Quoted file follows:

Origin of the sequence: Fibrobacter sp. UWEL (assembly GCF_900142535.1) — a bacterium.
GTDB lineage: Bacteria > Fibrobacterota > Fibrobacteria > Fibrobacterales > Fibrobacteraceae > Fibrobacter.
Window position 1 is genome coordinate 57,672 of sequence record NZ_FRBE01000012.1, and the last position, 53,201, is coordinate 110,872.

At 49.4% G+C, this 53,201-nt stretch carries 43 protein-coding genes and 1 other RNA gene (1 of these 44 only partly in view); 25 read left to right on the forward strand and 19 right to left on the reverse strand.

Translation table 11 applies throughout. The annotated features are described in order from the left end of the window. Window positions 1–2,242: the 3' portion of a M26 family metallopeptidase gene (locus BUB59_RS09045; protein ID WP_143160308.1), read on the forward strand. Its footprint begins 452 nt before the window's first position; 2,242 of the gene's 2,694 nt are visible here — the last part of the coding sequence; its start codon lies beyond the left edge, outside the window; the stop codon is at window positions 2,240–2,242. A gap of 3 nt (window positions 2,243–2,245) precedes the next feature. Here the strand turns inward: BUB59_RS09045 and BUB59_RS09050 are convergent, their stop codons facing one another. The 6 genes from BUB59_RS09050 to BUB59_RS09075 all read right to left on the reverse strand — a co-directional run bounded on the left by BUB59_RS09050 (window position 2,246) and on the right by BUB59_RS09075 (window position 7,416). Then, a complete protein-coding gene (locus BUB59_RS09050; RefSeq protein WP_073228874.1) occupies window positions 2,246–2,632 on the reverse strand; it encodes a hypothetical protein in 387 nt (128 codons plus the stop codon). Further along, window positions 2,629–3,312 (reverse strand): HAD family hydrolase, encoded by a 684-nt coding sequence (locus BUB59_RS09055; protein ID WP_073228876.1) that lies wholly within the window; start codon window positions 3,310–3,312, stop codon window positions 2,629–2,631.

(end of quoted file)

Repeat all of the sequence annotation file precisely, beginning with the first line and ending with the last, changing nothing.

Origin of the sequence: Fibrobacter sp. UWEL (assembly GCF_900142535.1) — a bacterium.
GTDB lineage: Bacteria > Fibrobacterota > Fibrobacteria > Fibrobacterales > Fibrobacteraceae > Fibrobacter.
Window position 1 is genome coordinate 57,672 of sequence record NZ_FRBE01000012.1, and the last position, 53,201, is coordinate 110,872.

At 49.4% G+C, this 53,201-nt stretch carries 43 protein-coding genes and 1 other RNA gene (1 of these 44 only partly in view); 25 read left to right on the forward strand and 19 right to left on the reverse strand.

Translation table 11 applies throughout. The annotated features are described in order from the left end of the window. Window positions 1–2,242: the 3' portion of a M26 family metallopeptidase gene (locus BUB59_RS09045; protein ID WP_143160308.1), read on the forward strand. Its footprint begins 452 nt before the window's first position; 2,242 of the gene's 2,694 nt are visible here — the last part of the coding sequence; its start codon lies beyond the left edge, outside the window; the stop codon is at window positions 2,240–2,242. A gap of 3 nt (window positions 2,243–2,245) precedes the next feature. Here the strand turns inward: BUB59_RS09045 and BUB59_RS09050 are convergent, their stop codons facing one another. The 6 genes from BUB59_RS09050 to BUB59_RS09075 all read right to left on the reverse strand — a co-directional run bounded on the left by BUB59_RS09050 (window position 2,246) and on the right by BUB59_RS09075 (window position 7,416). Then, a complete protein-coding gene (locus BUB59_RS09050; RefSeq protein WP_073228874.1) occupies window positions 2,246–2,632 on the reverse strand; it encodes a hypothetical protein in 387 nt (128 codons plus the stop codon). Further along, window positions 2,629–3,312 (reverse strand): HAD family hydrolase, encoded by a 684-nt coding sequence (locus BUB59_RS09055; protein ID WP_073228876.1) that lies wholly within the window; start codon window positions 3,310–3,312, stop codon window positions 2,629–2,631.